It’s exhausting and from experience I say to you the longer you stay doing what your doing the harder it will be to ever change things and your life will go by and one day you will regret that you didn’t do something and can’t get the time back.
You are not responsible for your mum.
That doesn’t mean you don’t love and want to help her. It is clear you do. Especially since your dad died and she is now living by herself. It’s very emotionally charged.
But if you set a pattern now in an emotionally charged time it will be hard to break. Please think carefully about putting in some boundaries so that you continue to help your mum as naturally you wish to, without becoming completely taken over by her needs and wants to the point you suppress yourself and your life.
I can’t suggest what form such boundaries might take as I don’t know you or your mum but please believe me you need to do it if you are already feeling the way you are, it could only get worse otherwise and you will resent her bitterly. I’m sure you don’t want that.
I have all but lost my ‘life’ to a demanding and overwhelming mother, I do love her, but oh I do feel sad for the person I might have been the life I might have had if not so very swamped by her.
Look after yourself

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Thank you so much for the replies., Sheila I am so sorry for your loss. I am also sure that your sons really would t mind helping their mum out sometimes, you sound like an incredibly thoughtful mum.

I really appreciate advice and Bluebell, the points about boundaries are really good food for thought. I think I have to alter my mindset so that if I can’t do something and she’s annoyed, I don’t feel guilty and let the guilt eat away at me. It’s hard though. My husband is using some leave up next week so we had planned to go out for lunch while the girls are at school. My mum wanted me to take her for her flu jab (she has been driving more and more each week) and the health centre is a five minute drive. I explained we may be out for lunch so if she didn’t want to go alone she would need to ask my uncle or someone else. Her response was simply ‘Right!’ It sounds pathetic really but I know she’s annoyed and disappointed in me from that response and it really does get to me.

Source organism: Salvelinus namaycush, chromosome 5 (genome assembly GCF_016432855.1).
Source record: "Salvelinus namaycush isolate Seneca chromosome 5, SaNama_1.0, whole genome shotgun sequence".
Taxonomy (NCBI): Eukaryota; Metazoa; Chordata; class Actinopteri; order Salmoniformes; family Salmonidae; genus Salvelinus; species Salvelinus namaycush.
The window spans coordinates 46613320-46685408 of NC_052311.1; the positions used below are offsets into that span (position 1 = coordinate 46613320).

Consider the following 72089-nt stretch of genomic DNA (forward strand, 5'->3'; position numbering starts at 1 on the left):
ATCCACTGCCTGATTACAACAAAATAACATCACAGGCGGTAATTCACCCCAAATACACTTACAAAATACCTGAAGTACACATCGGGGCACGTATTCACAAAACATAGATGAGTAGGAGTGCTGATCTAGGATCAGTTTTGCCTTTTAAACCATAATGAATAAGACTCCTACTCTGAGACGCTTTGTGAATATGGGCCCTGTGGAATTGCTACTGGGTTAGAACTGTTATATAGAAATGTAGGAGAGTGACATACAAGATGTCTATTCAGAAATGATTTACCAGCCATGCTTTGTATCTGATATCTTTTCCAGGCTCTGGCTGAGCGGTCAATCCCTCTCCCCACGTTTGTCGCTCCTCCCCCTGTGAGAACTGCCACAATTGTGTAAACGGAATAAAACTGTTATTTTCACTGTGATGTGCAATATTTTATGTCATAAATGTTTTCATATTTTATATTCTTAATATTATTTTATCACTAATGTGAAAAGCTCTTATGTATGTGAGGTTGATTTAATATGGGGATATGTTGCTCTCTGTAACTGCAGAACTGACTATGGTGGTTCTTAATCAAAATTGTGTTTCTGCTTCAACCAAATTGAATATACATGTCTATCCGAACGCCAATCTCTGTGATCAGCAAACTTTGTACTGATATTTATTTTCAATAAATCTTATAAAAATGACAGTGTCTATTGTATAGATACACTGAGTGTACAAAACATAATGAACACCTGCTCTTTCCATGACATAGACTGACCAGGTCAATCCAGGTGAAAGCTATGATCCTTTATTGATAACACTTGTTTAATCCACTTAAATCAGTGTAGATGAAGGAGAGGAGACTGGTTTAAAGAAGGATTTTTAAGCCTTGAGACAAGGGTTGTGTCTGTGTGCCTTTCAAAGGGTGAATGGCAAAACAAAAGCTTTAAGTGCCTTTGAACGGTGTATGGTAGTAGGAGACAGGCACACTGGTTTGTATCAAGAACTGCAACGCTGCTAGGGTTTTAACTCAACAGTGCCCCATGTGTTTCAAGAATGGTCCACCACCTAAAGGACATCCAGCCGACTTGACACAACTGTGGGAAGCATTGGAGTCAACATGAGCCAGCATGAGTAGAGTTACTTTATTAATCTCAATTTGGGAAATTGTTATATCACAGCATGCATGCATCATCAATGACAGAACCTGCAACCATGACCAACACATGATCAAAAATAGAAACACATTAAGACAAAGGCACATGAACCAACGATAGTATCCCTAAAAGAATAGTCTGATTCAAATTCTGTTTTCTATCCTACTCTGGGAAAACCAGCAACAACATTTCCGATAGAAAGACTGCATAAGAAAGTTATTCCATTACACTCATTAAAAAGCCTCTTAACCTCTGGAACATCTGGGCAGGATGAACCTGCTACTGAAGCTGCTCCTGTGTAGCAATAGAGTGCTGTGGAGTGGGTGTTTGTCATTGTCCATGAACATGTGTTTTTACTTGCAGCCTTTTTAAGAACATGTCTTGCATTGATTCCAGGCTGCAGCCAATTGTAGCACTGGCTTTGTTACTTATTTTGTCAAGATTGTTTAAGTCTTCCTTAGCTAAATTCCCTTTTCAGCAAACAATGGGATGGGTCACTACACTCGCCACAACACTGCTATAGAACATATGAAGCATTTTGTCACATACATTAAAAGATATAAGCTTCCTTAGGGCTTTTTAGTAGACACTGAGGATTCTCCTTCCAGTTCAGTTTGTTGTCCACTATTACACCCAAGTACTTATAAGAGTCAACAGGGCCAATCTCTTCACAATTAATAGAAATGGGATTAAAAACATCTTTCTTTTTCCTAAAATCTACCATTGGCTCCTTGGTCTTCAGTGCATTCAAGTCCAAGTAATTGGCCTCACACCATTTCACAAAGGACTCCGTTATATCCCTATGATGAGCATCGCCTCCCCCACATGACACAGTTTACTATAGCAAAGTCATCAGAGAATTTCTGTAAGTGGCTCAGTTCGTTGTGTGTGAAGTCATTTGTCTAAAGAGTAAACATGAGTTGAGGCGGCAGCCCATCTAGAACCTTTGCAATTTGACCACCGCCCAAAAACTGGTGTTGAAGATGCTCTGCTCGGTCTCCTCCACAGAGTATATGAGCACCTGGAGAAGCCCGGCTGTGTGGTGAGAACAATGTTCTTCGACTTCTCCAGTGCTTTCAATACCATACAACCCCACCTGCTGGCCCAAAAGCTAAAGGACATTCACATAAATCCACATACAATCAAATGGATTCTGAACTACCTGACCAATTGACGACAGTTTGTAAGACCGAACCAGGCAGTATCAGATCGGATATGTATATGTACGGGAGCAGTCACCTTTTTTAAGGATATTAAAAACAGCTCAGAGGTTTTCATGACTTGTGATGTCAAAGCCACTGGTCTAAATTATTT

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Oh I feel every word of this … I have no words to offer you as I don’t know how to deal with it myself! Big hugs xx

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Dear mariesthename,

As I have stated in my previous message to you that my mum expected to go where we went all the time. It got so bad that we stopped telling her when we were going out for the day as she would expect to come with us. I hoped and prayed that our two sons would not open their mouths and tell their grandma where they had been, but she always quizzed them when she saw them and they just told her which caused a lot of trouble and she said we didn’t want her anymore. I remember when our sons grew up, Peter and myself still took her out for days and I can remember as clear as anything, my Peter walking ahead on his own whilst I walked with my mum. Now he is no longer here, I feel so guilty about it as I lost so many years of it just being Peter and me.

Stand up for yourself or your mum will take it as her given right, don’t make the mistake I did and say nothing. Life is too short, do all you can for your mum, when you have the time, but your family comes first, don’t let your mum be the be all and end all because she sounds like my mum and thought the world centred around her.